There are sparks of life here and there. “Evergreen” is a haunter built around a lovely guitar figure, slinking into your brain and stubbornly remaining there when the rest of Cardinology has been forgotten (i.e. five minutes after the album stops playing), and “Magick”, the sole tonal shift on the whole damned album, is a cheerful, likeably disposable arena-rocker that would have sounded more at home on the failed-but-fascinating Rock N Roll. (As Adams' career has gone further and further awry, his most critically reviled albums, experiments like the Love is Hell EP and the aforementioned Rock N Roll, have consistently been his most engaged and interesting.) But mostly the thing just lies there, dead in the water. Which wouldn't be so bad if it weren't for the fact that Adams clearly has oceans of talent, a fine melodic ear, and strong craftsmanship. He releases more albums than anyone this side of Robert Pollard, and while his prolificacy is in some ways a compelling display, one that clearly speaks to a love of song writing, it also might explain why he continually makes the most obvious choices, why his style has become easy to the point of soporific. Adams can write songs like this in his sleep -- on this album it sounds as though maybe he did. His fluency with generic styles and tricks, once a strength, has become a crutch.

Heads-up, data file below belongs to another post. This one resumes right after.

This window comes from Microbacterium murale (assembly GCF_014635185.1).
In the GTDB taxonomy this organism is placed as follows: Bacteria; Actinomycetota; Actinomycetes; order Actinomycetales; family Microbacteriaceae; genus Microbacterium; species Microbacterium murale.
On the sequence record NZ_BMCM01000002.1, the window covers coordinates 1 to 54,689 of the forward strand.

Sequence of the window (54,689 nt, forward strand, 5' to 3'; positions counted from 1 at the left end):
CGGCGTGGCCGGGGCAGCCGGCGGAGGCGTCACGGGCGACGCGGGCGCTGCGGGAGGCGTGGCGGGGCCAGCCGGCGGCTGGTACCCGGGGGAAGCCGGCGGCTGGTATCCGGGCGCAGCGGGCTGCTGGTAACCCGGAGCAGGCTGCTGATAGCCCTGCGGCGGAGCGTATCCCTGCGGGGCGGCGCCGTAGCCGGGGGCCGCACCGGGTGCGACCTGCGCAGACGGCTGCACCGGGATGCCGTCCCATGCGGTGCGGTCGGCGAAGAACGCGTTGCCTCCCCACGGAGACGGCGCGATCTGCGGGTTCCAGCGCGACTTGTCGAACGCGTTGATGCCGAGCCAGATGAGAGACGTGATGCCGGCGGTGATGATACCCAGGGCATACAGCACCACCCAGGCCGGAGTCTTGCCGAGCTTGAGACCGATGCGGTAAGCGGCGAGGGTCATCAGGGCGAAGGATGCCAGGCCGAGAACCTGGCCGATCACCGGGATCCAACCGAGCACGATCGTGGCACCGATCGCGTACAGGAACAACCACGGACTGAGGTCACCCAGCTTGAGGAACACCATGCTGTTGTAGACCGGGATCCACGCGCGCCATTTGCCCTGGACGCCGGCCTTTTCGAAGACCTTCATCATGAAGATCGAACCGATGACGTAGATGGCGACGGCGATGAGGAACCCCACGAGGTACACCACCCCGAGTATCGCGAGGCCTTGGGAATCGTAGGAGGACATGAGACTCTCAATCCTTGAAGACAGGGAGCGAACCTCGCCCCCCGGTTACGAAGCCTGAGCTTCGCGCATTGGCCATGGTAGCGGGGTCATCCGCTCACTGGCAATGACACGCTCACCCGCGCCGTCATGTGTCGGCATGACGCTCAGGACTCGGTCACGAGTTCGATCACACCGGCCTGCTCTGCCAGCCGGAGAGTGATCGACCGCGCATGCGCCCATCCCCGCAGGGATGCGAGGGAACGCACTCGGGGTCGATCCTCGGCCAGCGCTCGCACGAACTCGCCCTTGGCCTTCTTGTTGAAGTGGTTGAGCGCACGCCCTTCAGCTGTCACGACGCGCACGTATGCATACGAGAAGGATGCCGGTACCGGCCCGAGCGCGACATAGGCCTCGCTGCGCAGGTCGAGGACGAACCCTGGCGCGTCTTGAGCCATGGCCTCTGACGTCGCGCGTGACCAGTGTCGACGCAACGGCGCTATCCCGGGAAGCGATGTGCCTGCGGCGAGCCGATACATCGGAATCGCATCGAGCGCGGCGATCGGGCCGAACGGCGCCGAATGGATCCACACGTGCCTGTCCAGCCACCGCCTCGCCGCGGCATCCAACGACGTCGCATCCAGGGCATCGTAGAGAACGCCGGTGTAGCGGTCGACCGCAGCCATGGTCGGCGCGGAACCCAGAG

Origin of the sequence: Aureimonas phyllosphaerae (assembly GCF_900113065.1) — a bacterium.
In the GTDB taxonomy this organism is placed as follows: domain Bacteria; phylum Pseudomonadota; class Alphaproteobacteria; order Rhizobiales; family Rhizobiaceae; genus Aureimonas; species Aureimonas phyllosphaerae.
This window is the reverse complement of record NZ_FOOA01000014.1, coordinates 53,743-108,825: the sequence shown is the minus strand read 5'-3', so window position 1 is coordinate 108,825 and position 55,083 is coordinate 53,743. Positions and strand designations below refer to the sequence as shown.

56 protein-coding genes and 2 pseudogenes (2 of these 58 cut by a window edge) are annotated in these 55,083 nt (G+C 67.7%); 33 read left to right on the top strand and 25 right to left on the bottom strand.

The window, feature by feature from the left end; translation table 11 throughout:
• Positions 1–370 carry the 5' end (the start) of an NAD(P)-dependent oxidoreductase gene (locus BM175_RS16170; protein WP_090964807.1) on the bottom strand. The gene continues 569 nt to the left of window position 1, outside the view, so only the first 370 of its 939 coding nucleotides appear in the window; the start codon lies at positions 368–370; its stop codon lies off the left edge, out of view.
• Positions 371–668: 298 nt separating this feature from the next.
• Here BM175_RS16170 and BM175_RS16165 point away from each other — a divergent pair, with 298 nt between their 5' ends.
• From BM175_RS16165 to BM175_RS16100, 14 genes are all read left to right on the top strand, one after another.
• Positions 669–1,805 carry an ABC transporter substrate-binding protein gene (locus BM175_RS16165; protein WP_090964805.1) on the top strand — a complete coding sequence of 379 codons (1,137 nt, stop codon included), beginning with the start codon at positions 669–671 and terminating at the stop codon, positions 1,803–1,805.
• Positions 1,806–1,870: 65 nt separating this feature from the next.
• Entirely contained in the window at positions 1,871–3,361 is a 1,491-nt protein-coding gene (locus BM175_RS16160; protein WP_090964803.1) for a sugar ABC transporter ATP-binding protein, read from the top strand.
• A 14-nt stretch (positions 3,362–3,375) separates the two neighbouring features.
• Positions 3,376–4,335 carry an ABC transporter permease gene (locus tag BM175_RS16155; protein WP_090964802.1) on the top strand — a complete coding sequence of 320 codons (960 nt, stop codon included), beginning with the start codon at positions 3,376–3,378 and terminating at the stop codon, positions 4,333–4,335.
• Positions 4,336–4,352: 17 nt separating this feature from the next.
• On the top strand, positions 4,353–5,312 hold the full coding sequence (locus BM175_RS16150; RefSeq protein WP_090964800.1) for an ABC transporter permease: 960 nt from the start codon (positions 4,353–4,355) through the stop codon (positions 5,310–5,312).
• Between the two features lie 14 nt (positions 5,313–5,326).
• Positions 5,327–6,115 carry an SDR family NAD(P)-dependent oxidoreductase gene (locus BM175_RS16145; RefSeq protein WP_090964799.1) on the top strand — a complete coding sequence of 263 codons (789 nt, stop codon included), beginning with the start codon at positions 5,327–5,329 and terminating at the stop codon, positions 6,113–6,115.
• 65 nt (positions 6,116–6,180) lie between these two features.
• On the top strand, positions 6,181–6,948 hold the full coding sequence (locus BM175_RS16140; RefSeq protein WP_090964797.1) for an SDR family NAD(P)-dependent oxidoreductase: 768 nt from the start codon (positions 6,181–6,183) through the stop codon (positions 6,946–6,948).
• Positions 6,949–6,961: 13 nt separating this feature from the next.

Pity, pity the poor Cardinals. They're the best backing band a guy could ask for -- tight enough to play loose, Band-like in their versatility, Dead-like in their ability to make long, noodling solos interesting and compelling. And here they are, locked in holy matrimony to this tired hack.

I understand why this music is popular. (Adams' popularity seems to be steadily growing, and I imagine if he didn't flood the market with so much product every year his albums would chart much higher.) It's relentlessly pretty, always well-crafted, and asks nothing of you, not even your attention. It's great music for people who don't want to feel anything, but don't yet want to admit that they've lost the ability to feel. That's why Adams seems to have replaced Jeff Buckley as the singer-of-choice for dramatic TV montages -- music that's truly affecting would distract the viewer from, say, a Zack Braff monologue summing up an episode of Scrubs. The music on Cardinology is perfect for such moments; it's in an emotional mode without possessing any affecting content. It's less a sensual experience than a familiar emotive cue for the listener.

The music is so empty that it attains a kind of apocalyptic mood -- one imagines that in the end times, when pop is gone, rock is gone, punk and rap and jazz are gone, music this mind-numbingly dull, picturesque and automated will linger on, permanent as polystyrene, scoring the slow and endless fall of ash onto the dry, dissipated earth.